I recently finished reading Dark Places by Gillian Flynn.
Ever since I read Gone Girl, I have been impressed with Flynn’s master command of prose, specifically in the first person voice. Dark Places was no exception to what I had come to expect from Gone Girl: a compelling first person voice, word play, and intricate unlikeable characters.
First person has always been something that I’ve not been a big fan of. Sometimes it feels like I’m reading someone’s poorly written journal (and if it’s in the present tense, I’m even more confused because I don’t process my immediate life in that way), but Flynn writes a first person voice that is utterly compelling to me. I haven’t quite figured out the secret, but I definitely want to read more of her technique, even if I’m not a huge fan of her plots.
The word play aspect is closely associated with one of the reasons her first person voice is so good. In the words of Humpty Dumpty, Flynn can make words behave. I can’t remember which writer advised this, but she is very good at using one strong word instead of writing in lavish, wandering prose. And not only that, she uses words that aren’t normally associated with what she is trying to describe, resulting in forcing the reader to view common, everyday objects in a new way that lingers with them, that gives a unique flavor and texture to the prose that is unforgettable.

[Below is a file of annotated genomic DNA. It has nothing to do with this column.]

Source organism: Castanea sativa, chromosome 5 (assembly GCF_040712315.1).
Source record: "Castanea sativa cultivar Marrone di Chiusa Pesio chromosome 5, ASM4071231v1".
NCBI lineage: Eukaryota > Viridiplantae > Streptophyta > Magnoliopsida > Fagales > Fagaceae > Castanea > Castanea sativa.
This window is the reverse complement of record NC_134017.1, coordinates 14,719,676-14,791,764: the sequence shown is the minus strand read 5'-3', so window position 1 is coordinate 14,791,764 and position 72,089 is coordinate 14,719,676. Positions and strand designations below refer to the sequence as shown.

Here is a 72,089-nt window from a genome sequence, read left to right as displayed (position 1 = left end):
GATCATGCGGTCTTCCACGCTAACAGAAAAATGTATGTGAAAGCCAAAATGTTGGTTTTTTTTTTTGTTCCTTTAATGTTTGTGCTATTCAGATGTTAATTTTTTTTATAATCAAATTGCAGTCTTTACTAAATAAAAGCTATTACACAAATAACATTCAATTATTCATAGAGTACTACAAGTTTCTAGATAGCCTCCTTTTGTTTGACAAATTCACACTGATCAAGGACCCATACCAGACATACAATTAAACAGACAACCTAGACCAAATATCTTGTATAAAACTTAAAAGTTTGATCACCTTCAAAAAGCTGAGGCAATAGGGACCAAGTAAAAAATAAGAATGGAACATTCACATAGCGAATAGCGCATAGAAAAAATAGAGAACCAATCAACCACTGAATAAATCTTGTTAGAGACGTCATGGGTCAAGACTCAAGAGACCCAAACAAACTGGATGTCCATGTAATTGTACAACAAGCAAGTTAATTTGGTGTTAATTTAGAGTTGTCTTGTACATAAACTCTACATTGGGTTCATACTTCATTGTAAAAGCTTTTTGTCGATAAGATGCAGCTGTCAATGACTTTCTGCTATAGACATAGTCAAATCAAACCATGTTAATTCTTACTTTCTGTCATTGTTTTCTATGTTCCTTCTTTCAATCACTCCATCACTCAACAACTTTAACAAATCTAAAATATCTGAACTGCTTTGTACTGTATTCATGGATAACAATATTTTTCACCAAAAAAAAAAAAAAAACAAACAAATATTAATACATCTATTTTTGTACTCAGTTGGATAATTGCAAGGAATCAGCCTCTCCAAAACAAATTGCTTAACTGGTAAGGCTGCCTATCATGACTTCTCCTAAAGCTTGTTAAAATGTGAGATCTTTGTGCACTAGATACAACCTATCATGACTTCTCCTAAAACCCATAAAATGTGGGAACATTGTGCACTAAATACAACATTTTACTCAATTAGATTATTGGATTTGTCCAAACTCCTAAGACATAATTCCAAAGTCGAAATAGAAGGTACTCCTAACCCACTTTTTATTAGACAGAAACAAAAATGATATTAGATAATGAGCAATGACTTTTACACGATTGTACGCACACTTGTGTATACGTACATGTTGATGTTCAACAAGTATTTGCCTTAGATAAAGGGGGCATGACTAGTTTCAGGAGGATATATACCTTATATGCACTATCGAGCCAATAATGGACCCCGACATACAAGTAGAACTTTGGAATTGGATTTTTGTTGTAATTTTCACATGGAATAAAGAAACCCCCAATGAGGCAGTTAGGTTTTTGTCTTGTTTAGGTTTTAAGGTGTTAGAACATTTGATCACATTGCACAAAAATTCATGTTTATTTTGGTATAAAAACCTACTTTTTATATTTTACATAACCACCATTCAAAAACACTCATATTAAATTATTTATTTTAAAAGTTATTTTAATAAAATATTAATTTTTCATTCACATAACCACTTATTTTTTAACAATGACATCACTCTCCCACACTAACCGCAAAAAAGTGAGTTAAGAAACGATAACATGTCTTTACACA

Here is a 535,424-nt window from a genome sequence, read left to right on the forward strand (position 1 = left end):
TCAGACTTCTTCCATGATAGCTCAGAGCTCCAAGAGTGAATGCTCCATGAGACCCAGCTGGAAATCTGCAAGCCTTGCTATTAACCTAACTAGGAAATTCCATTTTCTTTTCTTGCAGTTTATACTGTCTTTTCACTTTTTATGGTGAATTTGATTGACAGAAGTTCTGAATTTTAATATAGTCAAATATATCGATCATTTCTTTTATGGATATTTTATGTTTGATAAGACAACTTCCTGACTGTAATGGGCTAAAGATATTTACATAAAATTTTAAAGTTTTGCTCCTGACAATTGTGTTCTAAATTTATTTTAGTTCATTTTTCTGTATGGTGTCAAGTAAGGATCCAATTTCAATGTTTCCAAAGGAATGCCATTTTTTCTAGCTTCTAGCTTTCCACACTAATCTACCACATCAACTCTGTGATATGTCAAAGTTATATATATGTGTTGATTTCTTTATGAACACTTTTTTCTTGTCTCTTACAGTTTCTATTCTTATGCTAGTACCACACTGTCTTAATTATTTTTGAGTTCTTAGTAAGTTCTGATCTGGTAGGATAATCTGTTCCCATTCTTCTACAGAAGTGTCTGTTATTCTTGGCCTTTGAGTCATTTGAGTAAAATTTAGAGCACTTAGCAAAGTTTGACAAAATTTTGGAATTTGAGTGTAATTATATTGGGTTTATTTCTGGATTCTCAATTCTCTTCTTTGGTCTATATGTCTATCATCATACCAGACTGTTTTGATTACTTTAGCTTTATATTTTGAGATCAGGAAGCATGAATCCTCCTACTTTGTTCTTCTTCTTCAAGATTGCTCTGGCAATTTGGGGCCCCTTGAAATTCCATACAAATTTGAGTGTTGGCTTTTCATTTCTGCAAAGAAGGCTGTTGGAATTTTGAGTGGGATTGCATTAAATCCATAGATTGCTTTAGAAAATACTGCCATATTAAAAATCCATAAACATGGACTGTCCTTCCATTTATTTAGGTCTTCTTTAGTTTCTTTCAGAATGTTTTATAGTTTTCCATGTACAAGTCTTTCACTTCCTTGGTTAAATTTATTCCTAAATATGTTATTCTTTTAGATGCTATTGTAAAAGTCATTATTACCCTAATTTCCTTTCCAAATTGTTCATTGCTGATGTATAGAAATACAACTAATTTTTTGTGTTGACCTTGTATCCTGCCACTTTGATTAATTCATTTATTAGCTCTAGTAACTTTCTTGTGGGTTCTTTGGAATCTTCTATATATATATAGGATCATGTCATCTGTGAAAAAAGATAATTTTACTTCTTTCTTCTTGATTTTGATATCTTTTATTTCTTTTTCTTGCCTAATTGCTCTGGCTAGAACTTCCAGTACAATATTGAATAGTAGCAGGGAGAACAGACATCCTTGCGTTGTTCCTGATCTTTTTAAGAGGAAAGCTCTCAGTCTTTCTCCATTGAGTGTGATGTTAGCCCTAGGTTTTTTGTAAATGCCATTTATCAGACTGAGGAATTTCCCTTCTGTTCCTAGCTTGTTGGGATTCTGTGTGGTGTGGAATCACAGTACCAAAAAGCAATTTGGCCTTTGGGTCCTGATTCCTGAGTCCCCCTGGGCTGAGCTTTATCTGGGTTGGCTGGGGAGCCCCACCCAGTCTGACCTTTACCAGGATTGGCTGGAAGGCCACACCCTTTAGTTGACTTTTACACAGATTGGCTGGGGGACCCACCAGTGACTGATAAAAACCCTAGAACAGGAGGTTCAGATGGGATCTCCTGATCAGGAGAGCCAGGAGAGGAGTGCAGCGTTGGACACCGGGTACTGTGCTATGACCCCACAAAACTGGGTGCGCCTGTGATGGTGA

Even though I’m not a huge fan of her plots, I do have to bow to her ability to write utterly unlikeable characters with whom I find myself invested. Libby Day reminded me a lot of myself. Her executive dysfunction, her depression, her meanness, her selfishness, are all things I’ve seen in myself. This kind of averageness is not something I’ve seen in a lot of the literature I’ve read (admittedly, I read primarily sci-fi — both Gone Girl and Dark Places are a bit of a departure from my normal fair) but it’s something I crave.
To be honest, I wasn’t interested in the plot at all–but then plots have always been of secondary importance to me, so it wasn’t something that bothered me very terribly. That said, I’ve noticed something in both Gone Girl and Dark Places: both narratives featured false rape accusations. I’m not entirely sure how I feel about this, but it has left me feeling vaguely unsettled. I’m interested to see if the other novel I want to read by Flynn, Sharp Objects, features similar themes.